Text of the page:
TOMMY Cooper? In Blackpool? On a Sunday night? The queues would have formed from mid-day . . .
Alas, the comedy genius died nearly 30 years ago, with his iconic red fez on - just as he predicted. Today his fans are left with TV repeats, or the occasional stage dramatisation, like this latest play from Tom Green.
It’s based around the comedy magician’s faltering attempt to break into the American market during a 1954 Las Vegas appearance. There he meets – and then haggles with – Billy Glason, trying to sell a 26-part encyclopaedia of jokes. Cooper’s manager, the indomitably dour Scotsman Miff Ferrie attempts to intervene, while in less-clearly-defined times the comedian’s mistress Mary Kay makes her own interventions in his life.
That much is all true, as is the equally well-documented dark side of Cooper’s character, a mean, heavy-drinking, wife-beater and cheater.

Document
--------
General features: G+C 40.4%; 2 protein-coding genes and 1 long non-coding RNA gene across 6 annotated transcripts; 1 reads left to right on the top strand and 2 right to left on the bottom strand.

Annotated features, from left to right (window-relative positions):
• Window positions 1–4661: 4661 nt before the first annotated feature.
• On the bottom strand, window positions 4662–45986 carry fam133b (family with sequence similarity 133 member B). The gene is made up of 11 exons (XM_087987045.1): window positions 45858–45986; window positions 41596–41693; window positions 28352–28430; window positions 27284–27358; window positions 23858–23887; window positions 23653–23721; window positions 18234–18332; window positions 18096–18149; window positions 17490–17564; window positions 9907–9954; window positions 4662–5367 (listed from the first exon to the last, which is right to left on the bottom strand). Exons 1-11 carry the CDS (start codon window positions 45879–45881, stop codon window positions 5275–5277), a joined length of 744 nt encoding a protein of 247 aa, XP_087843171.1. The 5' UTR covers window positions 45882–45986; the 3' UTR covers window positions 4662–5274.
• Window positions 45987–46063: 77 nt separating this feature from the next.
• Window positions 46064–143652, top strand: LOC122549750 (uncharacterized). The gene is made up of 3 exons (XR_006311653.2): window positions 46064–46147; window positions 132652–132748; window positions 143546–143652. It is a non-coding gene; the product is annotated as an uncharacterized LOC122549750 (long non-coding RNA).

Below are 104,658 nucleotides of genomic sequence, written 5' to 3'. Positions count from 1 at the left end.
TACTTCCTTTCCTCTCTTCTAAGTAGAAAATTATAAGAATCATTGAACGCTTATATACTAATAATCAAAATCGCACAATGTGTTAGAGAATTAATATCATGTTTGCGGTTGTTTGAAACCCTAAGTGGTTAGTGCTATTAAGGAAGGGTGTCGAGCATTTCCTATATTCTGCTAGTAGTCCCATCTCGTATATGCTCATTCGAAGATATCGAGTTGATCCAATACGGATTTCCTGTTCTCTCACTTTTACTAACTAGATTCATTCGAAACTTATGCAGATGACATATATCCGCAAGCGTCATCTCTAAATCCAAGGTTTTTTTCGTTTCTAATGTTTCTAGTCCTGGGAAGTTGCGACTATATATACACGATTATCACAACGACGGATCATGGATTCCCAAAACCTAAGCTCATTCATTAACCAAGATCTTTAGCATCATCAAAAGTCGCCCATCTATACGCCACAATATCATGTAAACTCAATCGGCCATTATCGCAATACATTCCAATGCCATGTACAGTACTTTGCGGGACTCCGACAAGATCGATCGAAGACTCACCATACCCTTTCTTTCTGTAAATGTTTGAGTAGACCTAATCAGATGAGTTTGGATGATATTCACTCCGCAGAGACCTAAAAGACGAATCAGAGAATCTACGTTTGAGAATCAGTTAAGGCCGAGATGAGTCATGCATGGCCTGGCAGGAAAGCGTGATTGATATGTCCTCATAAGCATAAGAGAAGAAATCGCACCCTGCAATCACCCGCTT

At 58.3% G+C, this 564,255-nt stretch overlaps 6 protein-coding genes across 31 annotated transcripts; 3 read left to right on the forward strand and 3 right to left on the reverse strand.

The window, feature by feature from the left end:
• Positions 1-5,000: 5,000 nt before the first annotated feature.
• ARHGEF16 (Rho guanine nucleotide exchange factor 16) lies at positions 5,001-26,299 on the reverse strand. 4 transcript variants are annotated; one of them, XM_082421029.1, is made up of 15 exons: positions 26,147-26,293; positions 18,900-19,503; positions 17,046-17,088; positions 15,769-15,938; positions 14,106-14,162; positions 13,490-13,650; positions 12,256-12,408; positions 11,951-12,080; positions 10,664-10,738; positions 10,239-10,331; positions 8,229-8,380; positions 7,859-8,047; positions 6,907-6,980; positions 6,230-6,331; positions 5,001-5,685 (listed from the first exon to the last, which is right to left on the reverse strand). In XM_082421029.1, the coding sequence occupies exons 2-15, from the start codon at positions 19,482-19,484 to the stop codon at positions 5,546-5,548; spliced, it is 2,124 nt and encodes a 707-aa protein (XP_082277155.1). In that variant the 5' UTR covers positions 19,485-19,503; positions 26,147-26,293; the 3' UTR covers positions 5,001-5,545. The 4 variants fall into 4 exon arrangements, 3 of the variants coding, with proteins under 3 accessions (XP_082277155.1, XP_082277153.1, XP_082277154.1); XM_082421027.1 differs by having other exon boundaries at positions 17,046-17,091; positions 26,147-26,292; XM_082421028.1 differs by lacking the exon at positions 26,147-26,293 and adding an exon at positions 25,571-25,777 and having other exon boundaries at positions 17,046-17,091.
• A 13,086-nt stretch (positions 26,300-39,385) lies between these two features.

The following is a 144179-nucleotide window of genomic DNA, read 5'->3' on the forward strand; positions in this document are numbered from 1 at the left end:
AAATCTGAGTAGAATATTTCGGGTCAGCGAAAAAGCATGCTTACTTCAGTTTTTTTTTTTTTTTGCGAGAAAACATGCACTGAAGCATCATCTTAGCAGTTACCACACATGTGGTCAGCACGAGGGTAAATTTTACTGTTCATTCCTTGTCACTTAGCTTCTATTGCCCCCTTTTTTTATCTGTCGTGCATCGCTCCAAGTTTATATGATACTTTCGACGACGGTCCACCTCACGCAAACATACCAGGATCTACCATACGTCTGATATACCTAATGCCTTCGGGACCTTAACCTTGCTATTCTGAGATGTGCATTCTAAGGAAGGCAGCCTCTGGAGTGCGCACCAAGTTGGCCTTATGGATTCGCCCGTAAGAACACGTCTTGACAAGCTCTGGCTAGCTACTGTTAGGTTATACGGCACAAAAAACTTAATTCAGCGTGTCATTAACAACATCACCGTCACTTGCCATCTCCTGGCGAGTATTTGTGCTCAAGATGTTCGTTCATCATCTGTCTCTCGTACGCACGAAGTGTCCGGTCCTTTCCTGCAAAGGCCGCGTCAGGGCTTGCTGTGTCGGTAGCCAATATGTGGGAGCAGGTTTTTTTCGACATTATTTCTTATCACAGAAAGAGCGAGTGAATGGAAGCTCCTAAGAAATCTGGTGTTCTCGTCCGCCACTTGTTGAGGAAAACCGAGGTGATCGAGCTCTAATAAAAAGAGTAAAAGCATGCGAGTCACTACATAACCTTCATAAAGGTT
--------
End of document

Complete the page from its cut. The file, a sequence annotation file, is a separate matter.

Green’s dramatisation of all this manages to shift between the shadows of real life into the bright spotlight of Cooper’s stage appearances. In clear testament to his playing of the title role Damian Williams gets his first laugh just walking on stage, and builds on a thoroughly-convincing portrayal, particularly as the comedian descends. The “glass-bottle, bottle-glass” routine takes on a deeper meaning.
So it’s clear from the outset this play is never going to be quite as honorific as John Fisher’s Jus’ Like That, in which Jerome Flynn proved his versatility. Instead it attempts more of a dramatic deconstruction, but maybe ascribes just too much to the Billy Glason role, when there’s much more to be made of Cooper’s relationship with Miff Ferrie.
The four-strong cast are all up to the challenge, but it is Williams’ comedy ‘on-stage’ interludes - with those faultless gags and faulty tricks - that are on much firmer ground.
Perhaps concealing the real face of a clown will always remain Tommy Cooper’s best magic trick?